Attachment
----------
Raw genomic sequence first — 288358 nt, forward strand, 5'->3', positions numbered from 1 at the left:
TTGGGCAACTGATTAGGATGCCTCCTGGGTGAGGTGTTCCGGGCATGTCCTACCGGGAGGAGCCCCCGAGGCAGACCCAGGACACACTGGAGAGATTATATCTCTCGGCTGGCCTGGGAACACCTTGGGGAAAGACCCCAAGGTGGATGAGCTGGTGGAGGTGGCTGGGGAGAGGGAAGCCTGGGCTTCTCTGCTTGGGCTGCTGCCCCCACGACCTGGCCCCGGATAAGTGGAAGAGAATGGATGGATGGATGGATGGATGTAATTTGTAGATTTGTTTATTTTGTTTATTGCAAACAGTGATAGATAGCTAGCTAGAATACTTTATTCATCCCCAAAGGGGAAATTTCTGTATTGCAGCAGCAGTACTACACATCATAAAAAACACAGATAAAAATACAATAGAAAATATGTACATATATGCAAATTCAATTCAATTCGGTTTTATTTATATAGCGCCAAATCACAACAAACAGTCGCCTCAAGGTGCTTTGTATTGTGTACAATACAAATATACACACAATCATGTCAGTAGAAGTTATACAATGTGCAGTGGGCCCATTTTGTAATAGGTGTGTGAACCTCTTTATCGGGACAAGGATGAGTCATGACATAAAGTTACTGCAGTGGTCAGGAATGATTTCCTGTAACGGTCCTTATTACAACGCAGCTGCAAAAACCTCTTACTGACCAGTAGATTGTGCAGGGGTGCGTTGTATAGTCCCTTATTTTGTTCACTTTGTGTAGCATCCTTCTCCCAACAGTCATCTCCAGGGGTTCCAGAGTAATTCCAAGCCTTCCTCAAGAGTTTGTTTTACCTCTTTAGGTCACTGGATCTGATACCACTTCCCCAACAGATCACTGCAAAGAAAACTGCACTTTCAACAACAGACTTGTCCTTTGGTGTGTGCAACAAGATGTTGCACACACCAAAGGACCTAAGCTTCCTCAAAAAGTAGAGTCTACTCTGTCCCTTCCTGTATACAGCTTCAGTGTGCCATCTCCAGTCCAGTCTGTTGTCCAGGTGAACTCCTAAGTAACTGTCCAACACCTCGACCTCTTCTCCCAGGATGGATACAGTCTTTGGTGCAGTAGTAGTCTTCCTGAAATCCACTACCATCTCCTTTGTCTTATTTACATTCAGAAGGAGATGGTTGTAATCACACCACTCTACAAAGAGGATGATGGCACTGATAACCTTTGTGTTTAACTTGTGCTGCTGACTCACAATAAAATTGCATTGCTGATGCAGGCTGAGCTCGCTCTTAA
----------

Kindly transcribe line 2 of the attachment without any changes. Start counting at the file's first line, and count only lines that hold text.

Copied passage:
TTGGGCAACTGATTAGGATGCCTCCTGGGTGAGGTGTTCCGGGCATGTCCTACCGGGAGGAGCCCCCGAGGCAGACCCAGGACACACTGGAGAGATTATATCTCTCGGCTGGCCTGGGAACACCTTGGGGAAAGACCCCAAGGTGGATGAGCTGGTGGAGGTGGCTGGGGAGAGGGAAGCCTGGGCTTCTCTGCTTGGGCTGCTGCCCCCACGACCTGGCCCCGGATAAGTGGAAGAGAATGGATGGATGGATGGATGGATGTAATTTGTAGATTTGTTTATTTTGTTTATTGCAAACAGTGATAGATAGCTAGCTAGAATACTTTATTCATCCCCAAAGGGGAAATTTCTGTATTGCAGCAGCAGTACTACACATCATAAAAAACACAGATAAAAATACAATAGAAAATATGTACATATATGCAAATTCAATTCAATTCGGTTTTATTTATATAGCGCCAAATCACAACAAACAGTCGCCTCAAGGTGCTTTGTATTGTGTACAATACAAATATACACACAATCATGTCAGTAGAAGTTATACAATGTGCAGTGGGCCCATTTTGTAATAGGTGTGTGAACCTCTTTATCGGGACAAGGATGAGTCATGACATAAAGTTACTGCAGTGGTCAGGAATGATTTCCTGTAACGGTCCTTATTACAACGCAGCTGCAAAAACCTCTTACTGACCAGTAGATTGTGCAGGGGTGCGTTGTATAGTCCCTTATTTTGTTCACTTTGTGTAGCATCCTTCTCCCAACAGTCATCTCCAGGGGTTCCAGAGTAATTCCAAGCCTTCCTCAAGAGTTTGTTTTACCTCTTTAGGTCACTGGATCTGATACCACTTCCCCAACAGATCACTGCAAAGAAAACTGCACTTTCAACAACAGACTTGTCCTTTGGTGTGTGCAACAAGATGTTGCACACACCAAAGGACCTAAGCTTCCTCAAAAAGTAGAGTCTACTCTGTCCCTTCCTGTATACAGCTTCAGTGTGCCATCTCCAGTCCAGTCTGTTGTCCAGGTGAACTCCTAAGTAACTGTCCAACACCTCGACCTCTTCTCCCAGGATGGATACAGTCTTTGGTGCAGTAGTAGTCTTCCTGAAATCCACTACCATCTCCTTTGTCTTATTTACATTCAGAAGGAGATGGTTGTAATCACACCACTCTACAAAGAGGATGATGGCACTGATAACCTTTGTGTTTAACTTGTGCTGCTGACTCACAATAAAATTGCATTGCTGATGCAGGCTGAGCTCGCTCTTAA